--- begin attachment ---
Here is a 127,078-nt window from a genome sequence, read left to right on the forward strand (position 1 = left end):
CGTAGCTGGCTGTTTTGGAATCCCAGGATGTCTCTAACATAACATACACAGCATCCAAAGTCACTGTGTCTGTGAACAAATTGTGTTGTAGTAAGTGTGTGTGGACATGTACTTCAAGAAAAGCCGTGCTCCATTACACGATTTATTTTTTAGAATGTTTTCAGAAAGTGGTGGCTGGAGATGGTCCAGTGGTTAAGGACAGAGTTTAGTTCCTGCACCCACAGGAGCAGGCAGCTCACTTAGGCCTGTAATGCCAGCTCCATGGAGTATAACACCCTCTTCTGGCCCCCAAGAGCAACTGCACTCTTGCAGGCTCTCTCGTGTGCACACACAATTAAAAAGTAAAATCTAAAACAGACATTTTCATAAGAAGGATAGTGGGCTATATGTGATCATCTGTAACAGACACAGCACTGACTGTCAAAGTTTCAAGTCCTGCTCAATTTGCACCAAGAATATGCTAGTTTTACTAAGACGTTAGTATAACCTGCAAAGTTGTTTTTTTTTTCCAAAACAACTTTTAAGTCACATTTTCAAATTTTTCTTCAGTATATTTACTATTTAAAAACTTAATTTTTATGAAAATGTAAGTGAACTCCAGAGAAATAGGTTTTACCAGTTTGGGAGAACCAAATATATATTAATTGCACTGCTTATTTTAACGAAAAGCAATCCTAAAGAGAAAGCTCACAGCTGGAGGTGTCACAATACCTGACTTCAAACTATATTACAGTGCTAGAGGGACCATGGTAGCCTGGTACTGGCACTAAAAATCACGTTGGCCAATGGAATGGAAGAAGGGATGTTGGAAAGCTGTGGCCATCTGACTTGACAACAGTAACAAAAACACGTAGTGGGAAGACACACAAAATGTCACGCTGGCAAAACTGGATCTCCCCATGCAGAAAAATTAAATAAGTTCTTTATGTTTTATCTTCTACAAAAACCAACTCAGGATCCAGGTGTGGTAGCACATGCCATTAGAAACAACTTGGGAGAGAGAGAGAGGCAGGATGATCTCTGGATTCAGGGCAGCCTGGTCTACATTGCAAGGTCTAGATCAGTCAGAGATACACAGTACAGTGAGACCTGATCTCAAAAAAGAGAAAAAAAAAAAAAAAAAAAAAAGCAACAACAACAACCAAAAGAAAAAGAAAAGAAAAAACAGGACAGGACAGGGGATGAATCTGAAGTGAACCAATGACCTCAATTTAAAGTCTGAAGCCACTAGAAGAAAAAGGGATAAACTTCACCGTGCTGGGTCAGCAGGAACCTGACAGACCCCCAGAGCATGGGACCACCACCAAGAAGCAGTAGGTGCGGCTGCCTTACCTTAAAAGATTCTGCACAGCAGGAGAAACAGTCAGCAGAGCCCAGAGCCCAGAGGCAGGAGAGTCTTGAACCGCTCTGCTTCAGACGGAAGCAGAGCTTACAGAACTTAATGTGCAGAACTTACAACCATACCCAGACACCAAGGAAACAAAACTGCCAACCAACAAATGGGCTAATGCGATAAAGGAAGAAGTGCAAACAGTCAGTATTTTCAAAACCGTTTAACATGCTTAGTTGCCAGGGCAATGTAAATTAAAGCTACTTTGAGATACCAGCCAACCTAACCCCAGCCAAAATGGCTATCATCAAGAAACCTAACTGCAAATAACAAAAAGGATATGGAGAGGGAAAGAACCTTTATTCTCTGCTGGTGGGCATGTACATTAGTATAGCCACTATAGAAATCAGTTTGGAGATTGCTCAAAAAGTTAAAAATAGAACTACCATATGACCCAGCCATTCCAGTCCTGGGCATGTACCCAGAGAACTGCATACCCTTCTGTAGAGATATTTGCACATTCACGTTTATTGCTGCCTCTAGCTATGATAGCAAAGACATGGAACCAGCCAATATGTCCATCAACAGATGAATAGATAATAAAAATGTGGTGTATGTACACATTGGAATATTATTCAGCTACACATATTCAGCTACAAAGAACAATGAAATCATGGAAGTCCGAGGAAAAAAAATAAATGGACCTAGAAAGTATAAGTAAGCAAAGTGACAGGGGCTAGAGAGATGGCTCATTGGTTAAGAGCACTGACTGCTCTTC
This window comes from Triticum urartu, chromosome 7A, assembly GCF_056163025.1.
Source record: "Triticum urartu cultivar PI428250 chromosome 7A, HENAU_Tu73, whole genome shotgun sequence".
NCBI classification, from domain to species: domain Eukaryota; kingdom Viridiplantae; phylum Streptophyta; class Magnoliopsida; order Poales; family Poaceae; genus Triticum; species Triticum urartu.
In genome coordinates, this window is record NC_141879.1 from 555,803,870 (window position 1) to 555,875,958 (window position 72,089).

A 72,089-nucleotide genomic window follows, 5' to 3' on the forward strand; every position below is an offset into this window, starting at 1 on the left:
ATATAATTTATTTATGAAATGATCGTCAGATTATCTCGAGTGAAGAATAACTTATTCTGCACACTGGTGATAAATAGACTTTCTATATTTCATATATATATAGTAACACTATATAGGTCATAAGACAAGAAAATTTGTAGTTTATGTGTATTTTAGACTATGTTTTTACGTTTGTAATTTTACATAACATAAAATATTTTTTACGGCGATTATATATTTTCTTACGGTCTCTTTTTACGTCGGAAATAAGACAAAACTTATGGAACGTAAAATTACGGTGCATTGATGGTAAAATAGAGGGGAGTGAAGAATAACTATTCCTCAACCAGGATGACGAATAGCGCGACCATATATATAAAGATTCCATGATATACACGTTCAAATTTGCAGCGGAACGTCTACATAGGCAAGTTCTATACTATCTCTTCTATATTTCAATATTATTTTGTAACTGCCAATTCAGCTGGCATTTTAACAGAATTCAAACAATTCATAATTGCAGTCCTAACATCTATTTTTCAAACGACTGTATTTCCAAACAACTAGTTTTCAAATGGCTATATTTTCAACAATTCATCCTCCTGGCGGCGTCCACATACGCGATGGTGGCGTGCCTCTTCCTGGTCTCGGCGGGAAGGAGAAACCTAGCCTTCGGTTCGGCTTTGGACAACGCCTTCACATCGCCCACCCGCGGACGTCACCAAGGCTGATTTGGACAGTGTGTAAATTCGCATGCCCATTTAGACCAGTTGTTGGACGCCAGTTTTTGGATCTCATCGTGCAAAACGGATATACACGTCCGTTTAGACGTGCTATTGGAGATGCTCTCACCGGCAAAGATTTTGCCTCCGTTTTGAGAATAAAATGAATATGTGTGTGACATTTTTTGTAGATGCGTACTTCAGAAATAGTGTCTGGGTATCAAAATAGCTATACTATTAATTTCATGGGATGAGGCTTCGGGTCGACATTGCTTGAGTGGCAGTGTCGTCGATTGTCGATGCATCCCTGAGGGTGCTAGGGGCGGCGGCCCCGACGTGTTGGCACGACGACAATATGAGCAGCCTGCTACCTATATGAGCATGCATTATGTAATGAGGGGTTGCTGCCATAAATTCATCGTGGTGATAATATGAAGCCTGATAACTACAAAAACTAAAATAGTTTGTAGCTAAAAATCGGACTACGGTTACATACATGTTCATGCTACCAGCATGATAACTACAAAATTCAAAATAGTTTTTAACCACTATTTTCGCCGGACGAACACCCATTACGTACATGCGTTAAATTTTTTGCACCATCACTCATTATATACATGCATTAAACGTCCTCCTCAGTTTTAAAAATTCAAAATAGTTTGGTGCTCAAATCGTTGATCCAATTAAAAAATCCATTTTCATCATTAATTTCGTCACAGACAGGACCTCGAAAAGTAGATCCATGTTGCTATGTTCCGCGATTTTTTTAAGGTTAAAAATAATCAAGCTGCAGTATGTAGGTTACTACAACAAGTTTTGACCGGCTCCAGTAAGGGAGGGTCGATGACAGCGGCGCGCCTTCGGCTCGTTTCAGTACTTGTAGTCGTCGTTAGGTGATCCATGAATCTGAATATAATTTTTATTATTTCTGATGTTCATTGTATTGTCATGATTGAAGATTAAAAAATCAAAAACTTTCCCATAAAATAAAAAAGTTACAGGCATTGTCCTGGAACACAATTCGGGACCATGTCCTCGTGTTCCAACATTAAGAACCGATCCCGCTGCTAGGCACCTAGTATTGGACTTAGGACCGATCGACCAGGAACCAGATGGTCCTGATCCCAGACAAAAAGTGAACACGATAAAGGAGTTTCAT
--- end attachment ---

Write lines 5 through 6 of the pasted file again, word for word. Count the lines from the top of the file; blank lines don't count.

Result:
NCBI classification, from domain to species: domain Eukaryota; kingdom Viridiplantae; phylum Streptophyta; class Magnoliopsida; order Poales; family Poaceae; genus Triticum; species Triticum urartu.
In genome coordinates, this window is record NC_141879.1 from 555,803,870 (window position 1) to 555,875,958 (window position 72,089).